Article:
Al-Junayd's discourses reiterate the theme, first clearly reasoned by him, that because all things have their origin in God, they must finally return, after their dispersion (tafriqa ), to reside in him again (jamʿ ). This dynamic of ecstatic rapture and subsequent return is captured in the mystical experience of passing away (fanāʾ ) followed by the state of subsistence in God (baqāʾ ). In the process of fanāʾ the human self is completely shattered by an encounter with the Divine Reality, which leads it to a mystic union with the divine. In describing this experience, al-Junayd writes:
For at that time thou wilt be addressed, thyself addressing; questioned concerning thy tidings, thyself questioning; with abundant flow of precious wisdom, and interchange of visions; with constant increase of faith, and uninterrupted favors.
In accounting for his mystical experience he says:
This that I say comes from the continuance of calamity and the consequence of misery, from a heart that is stirred from its foundations, and is tormented with its ceaseless conflagrations, by itself within itself: admitting no perception, no speech, no sense, no feeling, no repose, no effort, no familiar image; but constant in the calamity of its ceaseless torment, unimaginable, indescribable, unlimited, unbearable in its fierce onslaughts. (Translated by Arberry, 1969)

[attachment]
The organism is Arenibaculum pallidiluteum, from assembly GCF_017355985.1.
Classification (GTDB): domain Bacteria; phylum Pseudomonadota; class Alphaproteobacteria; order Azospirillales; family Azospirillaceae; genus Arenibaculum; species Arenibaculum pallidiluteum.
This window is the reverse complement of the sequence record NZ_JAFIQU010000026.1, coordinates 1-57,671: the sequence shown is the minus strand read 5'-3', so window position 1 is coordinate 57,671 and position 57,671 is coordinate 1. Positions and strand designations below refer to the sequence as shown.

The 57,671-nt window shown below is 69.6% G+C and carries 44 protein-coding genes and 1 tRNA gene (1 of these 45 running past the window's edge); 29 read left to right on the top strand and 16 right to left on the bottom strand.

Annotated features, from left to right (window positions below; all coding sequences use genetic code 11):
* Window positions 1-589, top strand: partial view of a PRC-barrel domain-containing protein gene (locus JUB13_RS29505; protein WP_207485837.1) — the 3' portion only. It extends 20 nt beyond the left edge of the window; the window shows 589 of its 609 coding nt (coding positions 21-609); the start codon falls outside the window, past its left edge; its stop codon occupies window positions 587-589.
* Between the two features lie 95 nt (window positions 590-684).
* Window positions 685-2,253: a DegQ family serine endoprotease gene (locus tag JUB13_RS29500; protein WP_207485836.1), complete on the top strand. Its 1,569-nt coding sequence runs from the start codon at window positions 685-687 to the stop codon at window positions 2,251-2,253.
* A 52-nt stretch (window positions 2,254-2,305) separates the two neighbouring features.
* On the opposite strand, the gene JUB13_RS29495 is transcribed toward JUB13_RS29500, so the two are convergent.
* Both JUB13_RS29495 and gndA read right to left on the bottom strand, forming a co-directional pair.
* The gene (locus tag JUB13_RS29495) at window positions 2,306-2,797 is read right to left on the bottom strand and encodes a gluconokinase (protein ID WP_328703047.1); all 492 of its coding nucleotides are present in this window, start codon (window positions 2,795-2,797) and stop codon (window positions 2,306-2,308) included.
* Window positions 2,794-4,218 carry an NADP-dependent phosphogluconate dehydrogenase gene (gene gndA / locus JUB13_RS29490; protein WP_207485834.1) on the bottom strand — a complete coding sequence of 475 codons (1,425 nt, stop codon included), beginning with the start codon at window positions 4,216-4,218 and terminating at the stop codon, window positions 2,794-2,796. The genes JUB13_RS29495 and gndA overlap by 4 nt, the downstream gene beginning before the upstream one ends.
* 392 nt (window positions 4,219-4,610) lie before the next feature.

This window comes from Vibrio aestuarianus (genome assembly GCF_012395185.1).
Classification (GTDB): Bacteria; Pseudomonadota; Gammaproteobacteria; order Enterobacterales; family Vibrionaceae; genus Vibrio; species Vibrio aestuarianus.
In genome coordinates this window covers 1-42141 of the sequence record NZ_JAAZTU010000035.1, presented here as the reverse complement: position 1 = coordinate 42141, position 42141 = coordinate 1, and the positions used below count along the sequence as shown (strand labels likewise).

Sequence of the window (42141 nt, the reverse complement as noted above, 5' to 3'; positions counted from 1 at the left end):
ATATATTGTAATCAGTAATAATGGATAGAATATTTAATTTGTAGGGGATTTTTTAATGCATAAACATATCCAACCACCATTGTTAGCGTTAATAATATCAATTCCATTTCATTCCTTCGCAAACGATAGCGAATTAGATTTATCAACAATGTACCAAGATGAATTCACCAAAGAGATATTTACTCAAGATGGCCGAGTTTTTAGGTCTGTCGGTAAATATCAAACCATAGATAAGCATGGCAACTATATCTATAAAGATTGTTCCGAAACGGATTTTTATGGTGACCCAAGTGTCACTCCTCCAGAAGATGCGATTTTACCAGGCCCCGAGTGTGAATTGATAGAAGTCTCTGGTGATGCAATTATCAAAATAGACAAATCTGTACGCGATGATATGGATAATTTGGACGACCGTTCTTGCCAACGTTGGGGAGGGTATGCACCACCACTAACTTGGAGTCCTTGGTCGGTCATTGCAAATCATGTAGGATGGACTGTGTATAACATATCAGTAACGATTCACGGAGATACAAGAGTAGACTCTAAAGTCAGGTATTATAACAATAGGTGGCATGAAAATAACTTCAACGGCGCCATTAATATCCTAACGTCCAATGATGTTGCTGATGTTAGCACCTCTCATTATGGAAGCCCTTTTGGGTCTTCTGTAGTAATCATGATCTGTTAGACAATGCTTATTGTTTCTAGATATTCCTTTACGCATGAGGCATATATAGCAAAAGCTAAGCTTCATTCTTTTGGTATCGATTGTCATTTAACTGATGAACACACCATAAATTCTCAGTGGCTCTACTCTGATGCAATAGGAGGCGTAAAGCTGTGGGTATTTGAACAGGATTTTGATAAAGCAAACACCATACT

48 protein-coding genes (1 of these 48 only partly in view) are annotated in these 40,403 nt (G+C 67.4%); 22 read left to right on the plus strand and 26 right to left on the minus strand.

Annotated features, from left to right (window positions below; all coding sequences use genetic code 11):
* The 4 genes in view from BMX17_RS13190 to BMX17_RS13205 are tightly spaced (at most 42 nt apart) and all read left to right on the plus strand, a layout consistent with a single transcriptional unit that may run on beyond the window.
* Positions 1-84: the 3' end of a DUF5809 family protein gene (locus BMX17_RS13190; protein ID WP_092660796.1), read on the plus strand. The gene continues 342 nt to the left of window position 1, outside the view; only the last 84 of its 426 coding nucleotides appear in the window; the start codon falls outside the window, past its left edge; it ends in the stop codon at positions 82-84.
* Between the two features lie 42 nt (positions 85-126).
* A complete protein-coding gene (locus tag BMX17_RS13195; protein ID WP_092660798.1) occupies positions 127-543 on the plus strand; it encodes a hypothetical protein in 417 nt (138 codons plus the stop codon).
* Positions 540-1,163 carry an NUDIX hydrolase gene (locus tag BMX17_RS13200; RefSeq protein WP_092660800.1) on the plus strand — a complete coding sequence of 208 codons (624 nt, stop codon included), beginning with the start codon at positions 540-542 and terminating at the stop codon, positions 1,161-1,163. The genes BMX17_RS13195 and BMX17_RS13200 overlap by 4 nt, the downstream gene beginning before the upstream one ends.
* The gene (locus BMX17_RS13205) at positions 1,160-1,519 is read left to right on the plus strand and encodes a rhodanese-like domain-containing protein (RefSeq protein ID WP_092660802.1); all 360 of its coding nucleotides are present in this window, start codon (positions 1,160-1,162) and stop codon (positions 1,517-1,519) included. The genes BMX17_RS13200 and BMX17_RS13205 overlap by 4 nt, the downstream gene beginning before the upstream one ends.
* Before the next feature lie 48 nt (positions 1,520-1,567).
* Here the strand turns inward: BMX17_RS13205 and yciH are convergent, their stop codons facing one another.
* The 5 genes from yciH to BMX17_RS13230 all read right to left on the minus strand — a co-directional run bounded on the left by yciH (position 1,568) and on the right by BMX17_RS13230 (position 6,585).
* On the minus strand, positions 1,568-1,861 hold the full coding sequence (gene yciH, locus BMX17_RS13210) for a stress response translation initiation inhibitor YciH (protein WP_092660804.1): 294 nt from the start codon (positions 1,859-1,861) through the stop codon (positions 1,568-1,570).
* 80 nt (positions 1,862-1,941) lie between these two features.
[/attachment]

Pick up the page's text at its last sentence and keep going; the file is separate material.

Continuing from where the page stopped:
In meditating on the Qurʾanic image of the preeternal covenant between God and disembodied humanity (Qurʾān 7: 172), al-Junayd describes the entire course of history as people's quest to realize that covenant and return to the primeval state in which they were before they were. By endowing people with a separate, individual existence, God deliberately plunged them into the corporeal world of trial and affliction, where their bodily passions and appetites cause them to forget about their preeternal acknowledgment of God's absolute sovereignty. Through arduous, ascetic self-discipline and intense meditation, mystics strive to obliterate the last trace of the selfish impulses emanating from their imperfect bodies. If successful, they are reintegrated into the realm of the Divine Presence. They then return to this world by experiencing "survival" or "subsistence" in God (baqāʾ ), which gives them a new, pure life in, and through, God. Yet, even in the blissful state of baqāʾ, the mystic remains separated and veiled from God. To accentuate the painful nature of this separation, al-Junayd employed the imagery of the lover yearning for the Divine Beloved and taking an intense joy in observing his reflections in the beauty in his handiwork. This agonizing vacillation between union and separation became the keynote of al-Junayd's entire legacy. Eschewing the extravagances of language that on the lips of the "intoxicated" mystics Abū Yazīd al-Bisṭāmī and al-Ḥallāj alarmed and alienated the orthodox, al-Junayd by his clear perception and absolute self-control laid the foundations on which most of the later Ṣūfī systems were built.